# Fixed-point theorem for a component-wise convex function.

I'm looking for a proof or counterexample of the following statement:

Conjecture: Let $$\phi :[0,1]^n \to [0,1]^n$$ be smooth. Suppose that each component of $$\phi$$ is convex, nondecreasing (in the sense that $$\phi_i (x) \leq \phi_i (y)$$ whenever $$x_k \leq y_k$$ for all $$1\leq k \leq n$$). Let $$\mathbf{1}_n$$ be the vector with all entries equal to $$1$$ and suppose $$\phi(\mathbf{1}_n) = \mathbf{1}_n$$. Assume further that the Jacobian $$\mathcal{J}_\phi (\mathbf{1}_n)$$ at that point has an eigenvalue $$\lambda$$ strictly greater than $$1$$. Further, suppose that $$\phi(e_i)$$ is a strictly positive vector for every unit vector $$e_i$$. Then $$\phi$$ has a fixed point in its domain other than $$\mathbf{1}_n$$.

The $$n=1$$ case is rather trivial, and I'm looking to generalize it. If the above doesn't work, can we add more 'niceness' assumptions to $$\phi$$ in order to make it work (like being a diffeomorphism)?

Any help is greatly appreciated.

Here is an analysis of your problem with simplified hypotheses on derivatives of $$\phi$$, but without convexity.

Assume $$\phi: [0, 1]^n \to [0, 1]^n$$ is $$C^1$$, $$\dfrac{\partial \phi_i}{\partial \phi_j}(1_n) > \dfrac{1}{n}$$ for any $$(i, j)$$, $$\phi$$ is non-decreasing (as defined in your post), and $$\phi(1_n) = 1_n$$.

Because of the second hypothesis, there is for any $$i$$ some $$\epsilon_i > 0$$ such that $$\phi_i((1 - \epsilon_i) 1_n) \leq 1 - \epsilon_i$$.

Proof:

Assume $$\forall \epsilon > 0$$, $$\phi_i((1 - \epsilon_i) 1_n) > 1 - \epsilon$$

Using $$\phi(1_n) = 1_n$$, you get $$\dfrac{\phi_i(1_n) - \phi_i((1-\epsilon) 1_n)}{\epsilon} < 1$$

Since $$\dfrac{\phi_i(1_n) - \phi_i((1-\epsilon) 1_n)}{\epsilon} \to \sum_j \dfrac{\partial \phi_i}{\partial x_j}(1_n)$$ as $$\epsilon \to 0$$, you have $$\sum_j \dfrac{\partial \phi_i}{\partial x_j}(1_n) \leq 1$$, which is a contradiction.

So, $$\exists \epsilon_i > 0$$ such that $$\phi_i((1 - \epsilon_i) 1_n) \leq 1 - \epsilon_i$$

Take $$\epsilon = \min_i \epsilon_i$$, then for any $$i$$, $$\phi_i((1 - \epsilon) 1_n \leq 1 - \epsilon$$

Since $$\phi$$ is non-decreasing, then $$\phi$$ maps $$[0, 1-\epsilon]^n$$ to $$[0, 1-\epsilon]^n$$ (which does not contain $$1_n$$).

As $$\phi$$ is continuous, you get existence of a fixed point in $$[0, 1-\epsilon]^n$$ (convex compact) by the Brouwer fixed-point theorem.

Remark:

The $$\dfrac{1}{n}$$ in the second hypothesis is surprising for me, so if someone finds a mistake, please tell me.

• Thanks for answering! It seems like using Brouwer is a good idea, I hadn't thought of that. When you take $\epsilon = \min_i \epsilon_i$, how does this imply that $\phi_i((1-\epsilon)1_n) \leq 1-\epsilon$? Oct 31 '20 at 9:11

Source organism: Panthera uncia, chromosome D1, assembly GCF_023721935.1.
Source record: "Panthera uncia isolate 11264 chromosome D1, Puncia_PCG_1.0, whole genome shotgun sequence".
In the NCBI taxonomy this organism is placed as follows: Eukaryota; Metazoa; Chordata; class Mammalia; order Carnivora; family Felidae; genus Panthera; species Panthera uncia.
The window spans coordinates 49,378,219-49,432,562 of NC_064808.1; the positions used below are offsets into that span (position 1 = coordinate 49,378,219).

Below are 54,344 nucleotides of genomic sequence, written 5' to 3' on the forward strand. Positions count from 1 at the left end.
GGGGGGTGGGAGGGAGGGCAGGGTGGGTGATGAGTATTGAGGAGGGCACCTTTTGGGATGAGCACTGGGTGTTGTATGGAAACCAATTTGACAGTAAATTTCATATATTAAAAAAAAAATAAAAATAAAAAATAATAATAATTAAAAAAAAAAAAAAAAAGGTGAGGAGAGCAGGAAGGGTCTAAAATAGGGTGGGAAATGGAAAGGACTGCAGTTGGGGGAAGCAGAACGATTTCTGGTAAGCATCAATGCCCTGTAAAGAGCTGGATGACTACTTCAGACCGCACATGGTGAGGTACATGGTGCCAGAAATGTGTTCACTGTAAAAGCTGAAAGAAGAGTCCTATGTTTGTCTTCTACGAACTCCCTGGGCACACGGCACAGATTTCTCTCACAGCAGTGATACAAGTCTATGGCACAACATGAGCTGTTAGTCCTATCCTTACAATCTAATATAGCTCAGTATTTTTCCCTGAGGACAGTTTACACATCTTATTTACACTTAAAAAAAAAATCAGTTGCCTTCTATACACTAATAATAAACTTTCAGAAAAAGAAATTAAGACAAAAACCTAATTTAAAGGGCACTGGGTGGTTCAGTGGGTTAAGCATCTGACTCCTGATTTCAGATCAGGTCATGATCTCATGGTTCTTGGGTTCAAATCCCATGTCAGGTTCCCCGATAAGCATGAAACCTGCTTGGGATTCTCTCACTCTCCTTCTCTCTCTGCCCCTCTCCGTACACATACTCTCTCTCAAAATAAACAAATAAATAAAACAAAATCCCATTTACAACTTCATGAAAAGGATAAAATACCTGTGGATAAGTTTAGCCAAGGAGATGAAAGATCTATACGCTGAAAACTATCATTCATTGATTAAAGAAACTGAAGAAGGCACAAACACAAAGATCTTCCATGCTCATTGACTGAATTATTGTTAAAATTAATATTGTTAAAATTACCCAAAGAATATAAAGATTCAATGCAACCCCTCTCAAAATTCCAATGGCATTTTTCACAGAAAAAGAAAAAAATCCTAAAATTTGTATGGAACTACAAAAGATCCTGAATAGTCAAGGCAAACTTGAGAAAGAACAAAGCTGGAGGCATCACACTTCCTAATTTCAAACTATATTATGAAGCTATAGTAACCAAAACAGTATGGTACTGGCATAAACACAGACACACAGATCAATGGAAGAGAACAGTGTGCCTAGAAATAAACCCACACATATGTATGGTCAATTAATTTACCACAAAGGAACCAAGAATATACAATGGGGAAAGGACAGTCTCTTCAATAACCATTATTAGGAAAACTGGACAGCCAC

• Well yes, in fact with more hypotheses (convexity of each $\phi_i$ and $\sum_j \dfrac{\partial \phi_i}{\partial x_j} > 1+\delta$, with $\delta > 0$ uniform in $i$), using a first order Taylor expansion with Lagrange remainder and the definition of derivative, it seems that you can prove that $\phi_i((1-\epsilon)1_n) \leq 1- \epsilon$. Oct 31 '20 at 10:15

Inspired by the previous answer, here's what I managed to come up with myself:

Let's assume, on top of what is stated in the question, that $$\mathcal{J}_\phi(1_n)$$ is a positive matrix and that the supposed eigenvalue $$\lambda>1$$ is also the dominant one. Then, we know that the corresponding eigenvector $$v_\lambda$$ has positive components, by the Perron-Frobenius theorem.

Since $$\phi$$ is smooth, we have that $$\phi(1_n+tv) = \phi(1_n)+\mathcal{J}_\phi(1_n)(tv)+o(t^2) = 1_n +\lambda t v + o(t^2).$$

Since $$\lambda >1$$ and $$v$$ is positive, we know that $$\lambda tv < t v$$ for $$t < 0$$. For $$t$$ negative but sufficiently close to zero, we hence obtain $$\phi(1_n + tv)<1_n+tv.$$ Hence, by monotonicity of $$\phi$$, the box with opposite vertices $$0_n$$ and $$1_n + tv$$ gets mapped into itself. Then we can apply the Brouwer fixed point theorem to obtain what we wanted.

Remark: I really only need that $$v$$ is nonnegative (and nonzero), so assuming non-negative $$\mathcal{J}_\phi(1_n)$$ and using the analog of the Perron-Frobenius theorem for non-negative matrices also works.

I also think that convexity of the components of $$\phi$$ can guarantee uniqueness of the fixed point.

• If anyone could comment or answer on the uniqueness of the fixed point, that would also be great! Oct 31 '20 at 17:52